There is a very peculiar claim that is very popular among apparently all hucksters and grifters, namely the claim that you should not be too careful about spending your money because you can “always make money back”. In contrast, you need to be protective of your time because it is simply limited. This statement may even sound superficially plausible, but it is not. I think this is one of the most deceptive phrases out there, which arguably explains its popularity.
You probably do not question that you cannot “make time back”, strictly speaking. One day you will die, and even if you had access to those adrenochrome dens the elites frequent, you would not be able to keep death at bay indefinitely. No, somehow backing up the content of your brain to the “cloud” does not change this. You can probably make the argument that if you refuse cancer treatment, Steve Jobs-style, you lose time but would “make it back” if you changed your mind, similar to someone wanting to get vaxxed to the hilt but leaving the vaxx station in a hurry when seeing someone collapse right after having gotten the mRNA jab. In some timelines, the lives of those people are longer, and in others, they are shorter. Yet, there is a hard limit to the time they have.
Unlike time, money seems to have no upper limit, due to central banks just creating it out of thin air. Nominally, there is always more money in circulation that is worth less and less. Yet, it is still not correct to claim that you can “make money back”. Naively, you can take the example of someone getting swindled out of $5k by an online guru. This guy can make the money back by making another $5k. Sure, it will take time, but he will get there. Oh, wait, I think we just tripped over something here: time normally converts into money so by getting swindled out some money, people actually steal time from you. Yet, as your time is limited, you will never be able to catch up.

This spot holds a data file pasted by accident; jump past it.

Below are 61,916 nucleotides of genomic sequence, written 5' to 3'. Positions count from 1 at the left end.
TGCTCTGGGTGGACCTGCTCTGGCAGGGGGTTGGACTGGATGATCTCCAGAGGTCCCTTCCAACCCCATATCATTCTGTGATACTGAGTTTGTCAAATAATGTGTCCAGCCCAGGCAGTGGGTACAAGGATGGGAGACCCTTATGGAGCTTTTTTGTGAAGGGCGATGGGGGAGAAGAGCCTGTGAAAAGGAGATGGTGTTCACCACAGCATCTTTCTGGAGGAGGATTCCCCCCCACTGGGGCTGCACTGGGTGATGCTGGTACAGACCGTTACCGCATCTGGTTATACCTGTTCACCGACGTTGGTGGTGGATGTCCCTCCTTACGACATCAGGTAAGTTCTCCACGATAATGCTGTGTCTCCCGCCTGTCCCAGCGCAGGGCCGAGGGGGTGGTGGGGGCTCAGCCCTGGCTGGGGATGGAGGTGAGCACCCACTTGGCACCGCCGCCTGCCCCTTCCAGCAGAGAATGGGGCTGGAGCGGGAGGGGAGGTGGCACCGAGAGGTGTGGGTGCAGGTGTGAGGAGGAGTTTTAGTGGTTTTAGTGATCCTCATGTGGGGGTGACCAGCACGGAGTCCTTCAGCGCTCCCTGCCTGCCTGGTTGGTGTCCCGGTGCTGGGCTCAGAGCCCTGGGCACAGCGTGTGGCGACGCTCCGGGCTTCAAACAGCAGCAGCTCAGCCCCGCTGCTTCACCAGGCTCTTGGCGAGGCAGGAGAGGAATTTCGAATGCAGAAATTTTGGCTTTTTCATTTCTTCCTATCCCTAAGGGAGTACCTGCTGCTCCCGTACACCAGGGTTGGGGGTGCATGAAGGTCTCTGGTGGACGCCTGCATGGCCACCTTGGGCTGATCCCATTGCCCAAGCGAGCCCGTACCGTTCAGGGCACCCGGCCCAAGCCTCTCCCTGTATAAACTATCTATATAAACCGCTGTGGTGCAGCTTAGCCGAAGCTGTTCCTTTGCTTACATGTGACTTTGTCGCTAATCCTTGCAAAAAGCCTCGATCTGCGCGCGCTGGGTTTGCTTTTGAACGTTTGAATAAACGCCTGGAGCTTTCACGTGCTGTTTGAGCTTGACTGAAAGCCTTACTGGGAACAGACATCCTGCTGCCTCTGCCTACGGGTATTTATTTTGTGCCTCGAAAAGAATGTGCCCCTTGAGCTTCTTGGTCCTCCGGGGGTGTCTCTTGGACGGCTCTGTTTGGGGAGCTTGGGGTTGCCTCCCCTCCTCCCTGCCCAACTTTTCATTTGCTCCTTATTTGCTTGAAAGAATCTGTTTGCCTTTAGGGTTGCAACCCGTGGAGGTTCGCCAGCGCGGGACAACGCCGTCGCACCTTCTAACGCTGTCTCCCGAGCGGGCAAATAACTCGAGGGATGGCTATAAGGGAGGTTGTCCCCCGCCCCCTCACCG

Let me explain this a bit more formally. Assume you have a lump sum of $10k and you buy stocks from ACME Inc. for it. This company pays out a dividend of 5% every year, like clockwork. Thus, year after year, your money grows. If said investor only has $5k available, on the other hand, he will never catch up with his counterpart in a parallel universe who could invest all $10k at once. Thus, you can quite nicely show that the less well-off investor will never catch up with the other one, ceteris paribus.
A while ago I had a chat with a startup founder. They had a rough year and made some dumb decisions that cost them a lot of money. I asked some pointed questions about it, and he just shrugged it off, claiming that the company may have lost $x last year, but they can always just “make it up” this or next year. He did not like me pointing out that his baseline has been lowered and that, compared to not making those decisions, he will now perennially play catch-up. I wonder if he was so seemingly confident when making those statements because he has practiced them so much when talking to impressionable women who get wet when they hear “startup founder”. More precisely, he should tell them that all he has achieved is wasting the money of his investors. This made me wonder if today’s startup founders are the equivalent of yesterday’s telemarketers or online marketing hucksters. In any case, they will never make their money back, and neither will anybody else.